Reviewed by Gretchen E. Henderson
“Any performance is provisional,” writes G.C. Waldrep in the opening poem of Archicembalo (winner of the Dorset Prize), as the case may be with a bronchial-rasped voice, a viola’s snapped string, echoes of variant sound chambers. Provisional, in the sense of dependence: on architecture, on vocal health, on any cause for pause. Provisional, too, in the sense of provision—that is, as supply or gift, inviting reciprocity on the part of the listener, who may receive to the extent that she or he engages. What is, What is, What is: is not formal call and response, but the provision of an “archeological inquiry” that stockpiles questions as statements: imperatively interrogative (8). What’s possible “Is not then paper, is not then voice” (3).
The (lack of) questioning is the crux around which Waldrep’s collection revolves—paper and/or voice?—a timeworn quest(ion). The primer is deceptive as printed music: archival artifact, a template from which music can be reproduced through performance. Provisionally. A book of printed poetry may appear such a template, awaiting performance. Or can it be performance itself?
I am inclined to agree with Gertrude Stein: “There is the likeliness lying in liking likely likeliness.” Literature has long lusted (or listed, as the case may be) after music, like the Laocoön, wrestling between poetry and painting. Beyond Aristotle’s philosophy of music come variant practices of Thomas Campion, Stéphane Mallarmé, Federico García Lorca, Nathaniel Mackey, and Christian Bök, to name a few whose musically-inclined poetics run the gamut of styles and sentiments. That isn’t to neglect novelistic endeavors by E.T.A. Hoffman, James Joyce, Thomas Mann, Anthony Burgess, and Toni Morrison, the last of whom writes in Jazz: “They believe they know before the music does what their hands, their feet are to do, but that illusion is the music’s secret drive: the control it tricks them into believing is theirs.” Waldrep adds one more voice to this somewhat cacophonic chorus. Even without his re-petitional What is, What is, What is (devoid of question marks), his anti-questions beget more questions: “can I or anyone hear without taxonomy, can we name this tune,” “what then is the relationship between quantum mechanics and identity or in the evolving notions of self,” “What is the Real Answer” (24, 38, 29-30).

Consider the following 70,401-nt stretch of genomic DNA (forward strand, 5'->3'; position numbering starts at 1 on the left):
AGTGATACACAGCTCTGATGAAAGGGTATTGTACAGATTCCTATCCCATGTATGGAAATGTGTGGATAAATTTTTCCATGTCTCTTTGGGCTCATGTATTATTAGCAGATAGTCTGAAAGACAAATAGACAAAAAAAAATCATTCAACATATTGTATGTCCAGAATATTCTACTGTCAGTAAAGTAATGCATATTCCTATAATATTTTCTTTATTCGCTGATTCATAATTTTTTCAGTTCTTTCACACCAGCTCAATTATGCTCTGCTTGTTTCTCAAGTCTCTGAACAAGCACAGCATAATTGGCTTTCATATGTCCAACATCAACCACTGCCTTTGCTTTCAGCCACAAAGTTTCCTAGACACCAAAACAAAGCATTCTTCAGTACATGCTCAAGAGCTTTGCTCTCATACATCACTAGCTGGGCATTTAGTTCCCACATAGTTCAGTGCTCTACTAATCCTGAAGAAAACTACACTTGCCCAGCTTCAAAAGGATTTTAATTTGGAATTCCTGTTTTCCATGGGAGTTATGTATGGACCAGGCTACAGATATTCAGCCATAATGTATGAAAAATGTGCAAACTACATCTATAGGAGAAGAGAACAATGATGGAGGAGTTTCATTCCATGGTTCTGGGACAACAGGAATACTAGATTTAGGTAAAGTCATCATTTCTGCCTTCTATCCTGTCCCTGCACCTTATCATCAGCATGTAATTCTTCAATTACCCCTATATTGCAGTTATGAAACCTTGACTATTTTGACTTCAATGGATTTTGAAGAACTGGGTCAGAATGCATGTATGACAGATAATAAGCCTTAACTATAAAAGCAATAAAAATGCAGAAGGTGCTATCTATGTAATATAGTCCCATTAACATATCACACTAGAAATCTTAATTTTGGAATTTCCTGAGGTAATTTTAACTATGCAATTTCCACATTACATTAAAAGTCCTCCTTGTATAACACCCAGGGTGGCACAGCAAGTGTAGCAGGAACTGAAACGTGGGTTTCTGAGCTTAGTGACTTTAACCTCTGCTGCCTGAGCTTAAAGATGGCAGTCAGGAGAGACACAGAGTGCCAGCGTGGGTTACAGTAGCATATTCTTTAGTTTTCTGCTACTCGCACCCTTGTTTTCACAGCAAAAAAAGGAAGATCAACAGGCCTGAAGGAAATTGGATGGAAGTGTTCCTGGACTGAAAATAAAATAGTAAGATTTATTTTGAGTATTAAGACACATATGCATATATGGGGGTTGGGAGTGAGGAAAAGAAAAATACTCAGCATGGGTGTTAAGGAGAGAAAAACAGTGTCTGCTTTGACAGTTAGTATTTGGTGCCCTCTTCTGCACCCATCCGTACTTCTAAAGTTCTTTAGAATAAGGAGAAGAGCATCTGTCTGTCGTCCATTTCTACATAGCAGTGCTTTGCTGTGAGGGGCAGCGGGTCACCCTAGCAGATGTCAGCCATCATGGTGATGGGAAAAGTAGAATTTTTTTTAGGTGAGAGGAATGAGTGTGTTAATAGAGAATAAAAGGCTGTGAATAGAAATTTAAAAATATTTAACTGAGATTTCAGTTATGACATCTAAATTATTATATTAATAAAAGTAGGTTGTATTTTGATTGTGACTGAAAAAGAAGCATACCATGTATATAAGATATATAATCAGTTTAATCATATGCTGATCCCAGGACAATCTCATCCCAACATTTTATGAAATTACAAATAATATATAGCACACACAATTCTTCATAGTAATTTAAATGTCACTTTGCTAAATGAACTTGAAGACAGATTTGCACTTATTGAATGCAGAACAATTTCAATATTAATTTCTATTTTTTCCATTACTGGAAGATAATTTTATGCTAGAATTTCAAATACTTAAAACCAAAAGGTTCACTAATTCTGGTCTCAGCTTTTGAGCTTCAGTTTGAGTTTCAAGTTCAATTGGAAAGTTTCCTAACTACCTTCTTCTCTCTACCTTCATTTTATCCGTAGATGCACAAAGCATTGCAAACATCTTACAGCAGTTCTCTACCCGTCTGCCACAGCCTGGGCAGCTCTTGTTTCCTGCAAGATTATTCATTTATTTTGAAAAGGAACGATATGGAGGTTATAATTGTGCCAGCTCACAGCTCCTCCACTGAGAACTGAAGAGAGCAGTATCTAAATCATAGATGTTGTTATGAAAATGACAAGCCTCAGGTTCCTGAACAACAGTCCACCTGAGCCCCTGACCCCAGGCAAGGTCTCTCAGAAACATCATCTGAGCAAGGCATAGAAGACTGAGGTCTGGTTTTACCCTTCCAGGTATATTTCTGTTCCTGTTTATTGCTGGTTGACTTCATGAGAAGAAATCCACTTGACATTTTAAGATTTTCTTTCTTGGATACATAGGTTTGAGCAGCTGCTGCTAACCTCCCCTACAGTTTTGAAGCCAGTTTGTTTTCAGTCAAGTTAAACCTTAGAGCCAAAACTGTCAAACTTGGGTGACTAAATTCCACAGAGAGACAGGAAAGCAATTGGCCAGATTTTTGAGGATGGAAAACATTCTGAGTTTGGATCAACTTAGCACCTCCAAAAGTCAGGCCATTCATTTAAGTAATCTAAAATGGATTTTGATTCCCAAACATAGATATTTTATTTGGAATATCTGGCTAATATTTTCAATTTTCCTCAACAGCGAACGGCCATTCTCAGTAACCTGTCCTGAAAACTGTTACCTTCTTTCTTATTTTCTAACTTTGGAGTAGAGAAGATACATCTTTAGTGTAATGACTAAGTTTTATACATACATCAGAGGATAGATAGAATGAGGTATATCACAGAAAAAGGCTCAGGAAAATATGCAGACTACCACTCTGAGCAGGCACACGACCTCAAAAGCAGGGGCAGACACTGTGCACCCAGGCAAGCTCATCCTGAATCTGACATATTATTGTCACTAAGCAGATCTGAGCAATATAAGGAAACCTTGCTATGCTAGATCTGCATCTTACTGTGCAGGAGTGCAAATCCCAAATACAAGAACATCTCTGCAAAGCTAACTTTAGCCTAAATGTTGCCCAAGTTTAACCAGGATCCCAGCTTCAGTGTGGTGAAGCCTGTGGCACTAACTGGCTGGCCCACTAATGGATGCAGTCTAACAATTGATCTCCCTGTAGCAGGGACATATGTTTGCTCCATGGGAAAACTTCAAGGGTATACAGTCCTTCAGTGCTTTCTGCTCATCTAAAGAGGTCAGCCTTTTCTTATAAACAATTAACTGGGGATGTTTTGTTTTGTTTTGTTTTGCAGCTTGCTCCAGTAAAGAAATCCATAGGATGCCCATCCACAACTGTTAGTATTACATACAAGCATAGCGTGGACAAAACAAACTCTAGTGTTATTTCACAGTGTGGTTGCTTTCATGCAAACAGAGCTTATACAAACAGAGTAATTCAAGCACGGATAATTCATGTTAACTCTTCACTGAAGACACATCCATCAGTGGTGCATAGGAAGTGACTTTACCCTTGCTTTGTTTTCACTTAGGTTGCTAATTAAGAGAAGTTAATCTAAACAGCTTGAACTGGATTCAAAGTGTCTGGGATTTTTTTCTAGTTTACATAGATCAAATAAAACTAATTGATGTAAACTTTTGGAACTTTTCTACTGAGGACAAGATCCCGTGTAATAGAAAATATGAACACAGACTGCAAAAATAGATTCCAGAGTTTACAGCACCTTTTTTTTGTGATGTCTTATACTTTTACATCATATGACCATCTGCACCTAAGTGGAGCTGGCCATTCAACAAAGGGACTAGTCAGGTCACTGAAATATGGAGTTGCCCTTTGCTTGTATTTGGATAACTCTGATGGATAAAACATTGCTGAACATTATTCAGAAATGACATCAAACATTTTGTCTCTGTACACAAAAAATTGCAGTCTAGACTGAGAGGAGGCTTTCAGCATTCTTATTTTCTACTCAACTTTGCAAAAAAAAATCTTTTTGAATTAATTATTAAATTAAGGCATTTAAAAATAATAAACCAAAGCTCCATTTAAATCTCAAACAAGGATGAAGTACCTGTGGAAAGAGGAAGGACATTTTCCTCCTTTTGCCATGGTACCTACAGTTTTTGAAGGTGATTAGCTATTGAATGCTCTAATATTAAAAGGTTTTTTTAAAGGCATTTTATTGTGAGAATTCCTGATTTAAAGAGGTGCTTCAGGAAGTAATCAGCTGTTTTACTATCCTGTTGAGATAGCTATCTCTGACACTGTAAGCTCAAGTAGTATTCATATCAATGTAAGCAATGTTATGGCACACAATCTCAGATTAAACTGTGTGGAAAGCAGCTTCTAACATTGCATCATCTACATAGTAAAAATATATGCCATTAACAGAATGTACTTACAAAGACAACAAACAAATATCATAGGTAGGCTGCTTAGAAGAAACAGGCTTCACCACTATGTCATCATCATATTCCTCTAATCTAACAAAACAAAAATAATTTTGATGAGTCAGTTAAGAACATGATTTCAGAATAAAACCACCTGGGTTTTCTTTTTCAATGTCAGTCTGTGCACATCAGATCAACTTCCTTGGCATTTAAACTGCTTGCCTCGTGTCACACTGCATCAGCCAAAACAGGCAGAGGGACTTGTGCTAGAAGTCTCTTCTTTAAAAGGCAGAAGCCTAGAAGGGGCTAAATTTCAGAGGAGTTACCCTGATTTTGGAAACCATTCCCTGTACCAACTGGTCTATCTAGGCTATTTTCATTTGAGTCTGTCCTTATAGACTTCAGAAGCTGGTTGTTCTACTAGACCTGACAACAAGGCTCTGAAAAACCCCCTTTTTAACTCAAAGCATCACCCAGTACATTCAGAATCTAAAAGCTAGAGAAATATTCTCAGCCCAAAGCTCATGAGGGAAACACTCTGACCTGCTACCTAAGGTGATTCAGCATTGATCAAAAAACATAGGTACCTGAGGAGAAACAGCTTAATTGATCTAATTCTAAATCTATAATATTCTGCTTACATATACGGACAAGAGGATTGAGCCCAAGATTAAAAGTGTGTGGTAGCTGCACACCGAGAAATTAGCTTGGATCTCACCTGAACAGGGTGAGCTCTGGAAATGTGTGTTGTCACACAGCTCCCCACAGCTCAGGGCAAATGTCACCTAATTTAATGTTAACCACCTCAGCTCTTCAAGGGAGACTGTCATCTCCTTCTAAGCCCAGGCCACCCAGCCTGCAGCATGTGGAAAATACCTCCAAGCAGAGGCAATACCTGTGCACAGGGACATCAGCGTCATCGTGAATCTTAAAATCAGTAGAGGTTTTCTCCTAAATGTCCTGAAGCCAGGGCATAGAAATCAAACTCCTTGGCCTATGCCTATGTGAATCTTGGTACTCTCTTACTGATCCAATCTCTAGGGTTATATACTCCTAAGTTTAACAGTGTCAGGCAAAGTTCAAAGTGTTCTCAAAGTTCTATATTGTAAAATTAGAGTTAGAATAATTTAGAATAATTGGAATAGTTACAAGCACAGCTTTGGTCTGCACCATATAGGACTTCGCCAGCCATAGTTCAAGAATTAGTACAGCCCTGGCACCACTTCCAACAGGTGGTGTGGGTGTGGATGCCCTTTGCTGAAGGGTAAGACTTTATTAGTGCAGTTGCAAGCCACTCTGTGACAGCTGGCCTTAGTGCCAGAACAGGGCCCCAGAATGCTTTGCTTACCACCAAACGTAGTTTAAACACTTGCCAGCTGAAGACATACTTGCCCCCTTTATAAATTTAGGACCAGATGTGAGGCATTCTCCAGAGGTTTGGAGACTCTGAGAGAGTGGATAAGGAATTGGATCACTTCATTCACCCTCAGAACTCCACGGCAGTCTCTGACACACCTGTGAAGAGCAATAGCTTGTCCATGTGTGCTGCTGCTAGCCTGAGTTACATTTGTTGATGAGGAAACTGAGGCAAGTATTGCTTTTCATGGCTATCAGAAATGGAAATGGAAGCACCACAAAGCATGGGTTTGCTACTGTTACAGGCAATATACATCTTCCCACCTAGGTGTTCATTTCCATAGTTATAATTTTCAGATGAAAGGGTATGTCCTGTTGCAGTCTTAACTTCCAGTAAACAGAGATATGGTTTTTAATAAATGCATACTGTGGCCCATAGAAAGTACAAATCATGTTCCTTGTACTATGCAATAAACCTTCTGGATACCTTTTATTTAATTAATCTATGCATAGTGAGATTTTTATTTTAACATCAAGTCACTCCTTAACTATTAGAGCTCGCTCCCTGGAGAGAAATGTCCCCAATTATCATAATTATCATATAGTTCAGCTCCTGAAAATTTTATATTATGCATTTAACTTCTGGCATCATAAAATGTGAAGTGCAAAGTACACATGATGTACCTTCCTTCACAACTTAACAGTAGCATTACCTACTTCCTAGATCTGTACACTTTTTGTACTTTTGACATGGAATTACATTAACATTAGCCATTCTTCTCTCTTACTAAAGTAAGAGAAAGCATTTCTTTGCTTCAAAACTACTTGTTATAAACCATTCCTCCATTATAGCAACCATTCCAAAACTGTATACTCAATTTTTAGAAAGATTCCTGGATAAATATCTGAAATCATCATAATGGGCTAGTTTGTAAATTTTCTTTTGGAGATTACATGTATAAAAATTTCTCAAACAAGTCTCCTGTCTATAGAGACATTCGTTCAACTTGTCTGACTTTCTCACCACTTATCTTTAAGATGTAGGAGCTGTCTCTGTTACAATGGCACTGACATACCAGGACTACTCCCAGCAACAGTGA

As paper and voice undercut as well as extend each form’s logic, a strange phenomenon occurs within these modulant prose poems. Even if not music, they provoke us to listen, as Jean-Luc Nancy describes: “to listen is to be straining toward a possible meaning, and consequently one that is not immediately accessible.” Call it duende, call it petition, call it Echo: we find ourselves hearing resonances, both within and outside the text, as directionals point toward absent sections (What is Architecture, What is Roman Catholicism, What is Harmony, What is Pop) and linearity loops (for example, What is Cadence (II) precedes What is Cadence (I)). His vocalizations aim toward something three-dimensional, aching to be spoken, almost sung.
Waldrep’s instrument—voice, performed provisionally, on paper—tunes itself while being played: “I call for song and paper answers” (9). At turns sprung and staid, historical and fabulist, witty and wry, playful and prayerful, delighting at doubt, “And so the music makes me” (27). As an instrument (like the experimental harpsichord-like archicembalo that gives the collection its title), Waldrep seems to temper his voice through paper: tempering in the sense of temperament (human moods, as well as musical tuning systems: just, equal, etc.). At his beck-and-call lie other techniques and repertoires, but his choice of a nineteenth-century musical primer and a Renaissance keyboard help him appropriate Western names for things and retune them “as if to charm back the real” (41). To attempt this same constraint in another era, on a further continent, with variant vocables and vocabulary, a different music would emerge. Sounds of a different sense: “One begins, two begin. One begins. One begins again” (25).